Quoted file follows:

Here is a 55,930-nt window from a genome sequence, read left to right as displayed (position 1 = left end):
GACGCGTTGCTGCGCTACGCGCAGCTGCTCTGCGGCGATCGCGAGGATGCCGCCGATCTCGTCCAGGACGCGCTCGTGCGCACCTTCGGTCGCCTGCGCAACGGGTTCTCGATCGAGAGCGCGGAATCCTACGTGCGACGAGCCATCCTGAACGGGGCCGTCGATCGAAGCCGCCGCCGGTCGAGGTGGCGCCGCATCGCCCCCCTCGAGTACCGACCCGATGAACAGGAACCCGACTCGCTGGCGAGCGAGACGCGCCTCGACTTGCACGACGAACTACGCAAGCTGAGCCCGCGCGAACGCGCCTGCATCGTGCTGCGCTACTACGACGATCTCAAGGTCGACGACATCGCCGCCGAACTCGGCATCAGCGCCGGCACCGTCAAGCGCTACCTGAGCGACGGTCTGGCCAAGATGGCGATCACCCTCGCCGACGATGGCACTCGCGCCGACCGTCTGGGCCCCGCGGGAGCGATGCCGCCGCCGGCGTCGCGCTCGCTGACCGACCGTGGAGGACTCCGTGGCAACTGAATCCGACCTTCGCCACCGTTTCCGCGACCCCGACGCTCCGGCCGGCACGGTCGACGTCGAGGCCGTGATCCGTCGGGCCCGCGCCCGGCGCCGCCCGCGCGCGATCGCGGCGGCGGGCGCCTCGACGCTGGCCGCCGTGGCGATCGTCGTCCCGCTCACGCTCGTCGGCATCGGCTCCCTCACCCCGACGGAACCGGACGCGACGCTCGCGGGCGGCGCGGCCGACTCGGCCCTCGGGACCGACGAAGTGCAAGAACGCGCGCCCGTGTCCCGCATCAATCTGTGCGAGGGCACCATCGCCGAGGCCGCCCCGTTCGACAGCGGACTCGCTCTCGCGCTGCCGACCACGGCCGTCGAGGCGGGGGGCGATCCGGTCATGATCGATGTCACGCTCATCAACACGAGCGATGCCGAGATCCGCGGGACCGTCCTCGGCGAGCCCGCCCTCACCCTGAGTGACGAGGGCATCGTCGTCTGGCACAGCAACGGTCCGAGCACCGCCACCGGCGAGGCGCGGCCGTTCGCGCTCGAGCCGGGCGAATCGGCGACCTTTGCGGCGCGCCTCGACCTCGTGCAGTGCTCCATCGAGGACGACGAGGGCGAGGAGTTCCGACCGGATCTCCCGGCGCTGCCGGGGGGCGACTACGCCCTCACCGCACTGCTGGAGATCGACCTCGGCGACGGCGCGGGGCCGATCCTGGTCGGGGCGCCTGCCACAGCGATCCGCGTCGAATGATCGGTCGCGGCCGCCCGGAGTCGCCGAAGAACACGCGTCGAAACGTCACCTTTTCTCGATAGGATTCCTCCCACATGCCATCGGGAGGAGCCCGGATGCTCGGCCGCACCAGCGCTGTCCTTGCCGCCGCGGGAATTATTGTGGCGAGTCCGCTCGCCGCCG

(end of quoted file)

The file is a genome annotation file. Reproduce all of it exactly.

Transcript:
Here is a 55,930-nt window from a genome sequence, read left to right as displayed (position 1 = left end):
GACGCGTTGCTGCGCTACGCGCAGCTGCTCTGCGGCGATCGCGAGGATGCCGCCGATCTCGTCCAGGACGCGCTCGTGCGCACCTTCGGTCGCCTGCGCAACGGGTTCTCGATCGAGAGCGCGGAATCCTACGTGCGACGAGCCATCCTGAACGGGGCCGTCGATCGAAGCCGCCGCCGGTCGAGGTGGCGCCGCATCGCCCCCCTCGAGTACCGACCCGATGAACAGGAACCCGACTCGCTGGCGAGCGAGACGCGCCTCGACTTGCACGACGAACTACGCAAGCTGAGCCCGCGCGAACGCGCCTGCATCGTGCTGCGCTACTACGACGATCTCAAGGTCGACGACATCGCCGCCGAACTCGGCATCAGCGCCGGCACCGTCAAGCGCTACCTGAGCGACGGTCTGGCCAAGATGGCGATCACCCTCGCCGACGATGGCACTCGCGCCGACCGTCTGGGCCCCGCGGGAGCGATGCCGCCGCCGGCGTCGCGCTCGCTGACCGACCGTGGAGGACTCCGTGGCAACTGAATCCGACCTTCGCCACCGTTTCCGCGACCCCGACGCTCCGGCCGGCACGGTCGACGTCGAGGCCGTGATCCGTCGGGCCCGCGCCCGGCGCCGCCCGCGCGCGATCGCGGCGGCGGGCGCCTCGACGCTGGCCGCCGTGGCGATCGTCGTCCCGCTCACGCTCGTCGGCATCGGCTCCCTCACCCCGACGGAACCGGACGCGACGCTCGCGGGCGGCGCGGCCGACTCGGCCCTCGGGACCGACGAAGTGCAAGAACGCGCGCCCGTGTCCCGCATCAATCTGTGCGAGGGCACCATCGCCGAGGCCGCCCCGTTCGACAGCGGACTCGCTCTCGCGCTGCCGACCACGGCCGTCGAGGCGGGGGGCGATCCGGTCATGATCGATGTCACGCTCATCAACACGAGCGATGCCGAGATCCGCGGGACCGTCCTCGGCGAGCCCGCCCTCACCCTGAGTGACGAGGGCATCGTCGTCTGGCACAGCAACGGTCCGAGCACCGCCACCGGCGAGGCGCGGCCGTTCGCGCTCGAGCCGGGCGAATCGGCGACCTTTGCGGCGCGCCTCGACCTCGTGCAGTGCTCCATCGAGGACGACGAGGGCGAGGAGTTCCGACCGGATCTCCCGGCGCTGCCGGGGGGCGACTACGCCCTCACCGCACTGCTGGAGATCGACCTCGGCGACGGCGCGGGGCCGATCCTGGTCGGGGCGCCTGCCACAGCGATCCGCGTCGAATGATCGGTCGCGGCCGCCCGGAGTCGCCGAAGAACACGCGTCGAAACGTCACCTTTTCTCGATAGGATTCCTCCCACATGCCATCGGGAGGAGCCCGGATGCTCGGCCGCACCAGCGCTGTCCTTGCCGCCGCGGGAATTATTGTGGCGAGTCCGCTCGCCGCCG